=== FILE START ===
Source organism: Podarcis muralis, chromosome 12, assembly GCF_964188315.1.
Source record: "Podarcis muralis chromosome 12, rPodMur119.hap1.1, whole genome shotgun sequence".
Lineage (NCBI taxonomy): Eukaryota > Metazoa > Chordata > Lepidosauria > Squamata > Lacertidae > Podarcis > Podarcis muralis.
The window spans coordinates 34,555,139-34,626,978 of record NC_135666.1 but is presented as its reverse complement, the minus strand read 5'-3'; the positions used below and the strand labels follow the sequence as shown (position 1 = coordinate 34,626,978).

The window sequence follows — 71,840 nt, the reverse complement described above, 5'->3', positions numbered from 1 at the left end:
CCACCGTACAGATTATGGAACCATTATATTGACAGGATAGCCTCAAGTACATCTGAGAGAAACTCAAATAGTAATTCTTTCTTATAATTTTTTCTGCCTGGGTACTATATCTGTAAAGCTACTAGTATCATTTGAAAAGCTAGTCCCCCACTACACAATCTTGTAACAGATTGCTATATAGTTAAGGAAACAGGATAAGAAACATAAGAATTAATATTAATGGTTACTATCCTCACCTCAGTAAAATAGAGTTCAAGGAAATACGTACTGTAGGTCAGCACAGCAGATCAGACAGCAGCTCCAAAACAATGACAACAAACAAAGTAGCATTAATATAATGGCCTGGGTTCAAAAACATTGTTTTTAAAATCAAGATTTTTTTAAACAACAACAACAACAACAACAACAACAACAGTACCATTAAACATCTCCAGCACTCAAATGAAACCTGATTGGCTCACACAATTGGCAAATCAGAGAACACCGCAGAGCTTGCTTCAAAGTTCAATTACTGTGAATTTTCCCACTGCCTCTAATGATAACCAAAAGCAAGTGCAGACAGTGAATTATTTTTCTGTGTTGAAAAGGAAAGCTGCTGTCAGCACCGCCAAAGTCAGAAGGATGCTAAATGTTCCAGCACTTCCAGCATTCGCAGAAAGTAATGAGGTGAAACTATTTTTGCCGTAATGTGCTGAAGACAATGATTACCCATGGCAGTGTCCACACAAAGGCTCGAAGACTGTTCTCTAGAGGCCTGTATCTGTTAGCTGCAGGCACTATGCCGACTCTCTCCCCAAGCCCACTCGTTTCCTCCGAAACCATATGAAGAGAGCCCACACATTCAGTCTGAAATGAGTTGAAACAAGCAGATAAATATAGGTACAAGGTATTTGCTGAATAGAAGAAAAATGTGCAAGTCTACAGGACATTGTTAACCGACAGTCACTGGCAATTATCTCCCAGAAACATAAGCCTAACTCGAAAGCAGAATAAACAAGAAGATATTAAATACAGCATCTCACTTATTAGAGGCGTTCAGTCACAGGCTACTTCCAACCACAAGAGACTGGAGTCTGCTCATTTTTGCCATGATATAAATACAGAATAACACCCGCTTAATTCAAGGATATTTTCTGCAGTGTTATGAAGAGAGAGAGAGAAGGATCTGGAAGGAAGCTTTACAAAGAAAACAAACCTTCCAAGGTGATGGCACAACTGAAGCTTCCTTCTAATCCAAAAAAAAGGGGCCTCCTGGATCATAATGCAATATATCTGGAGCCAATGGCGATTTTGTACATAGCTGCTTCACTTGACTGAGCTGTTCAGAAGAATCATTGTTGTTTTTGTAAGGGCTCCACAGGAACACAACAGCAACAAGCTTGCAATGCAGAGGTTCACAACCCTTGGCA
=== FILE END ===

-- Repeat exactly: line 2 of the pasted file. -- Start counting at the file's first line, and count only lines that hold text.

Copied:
Source record: "Podarcis muralis chromosome 12, rPodMur119.hap1.1, whole genome shotgun sequence".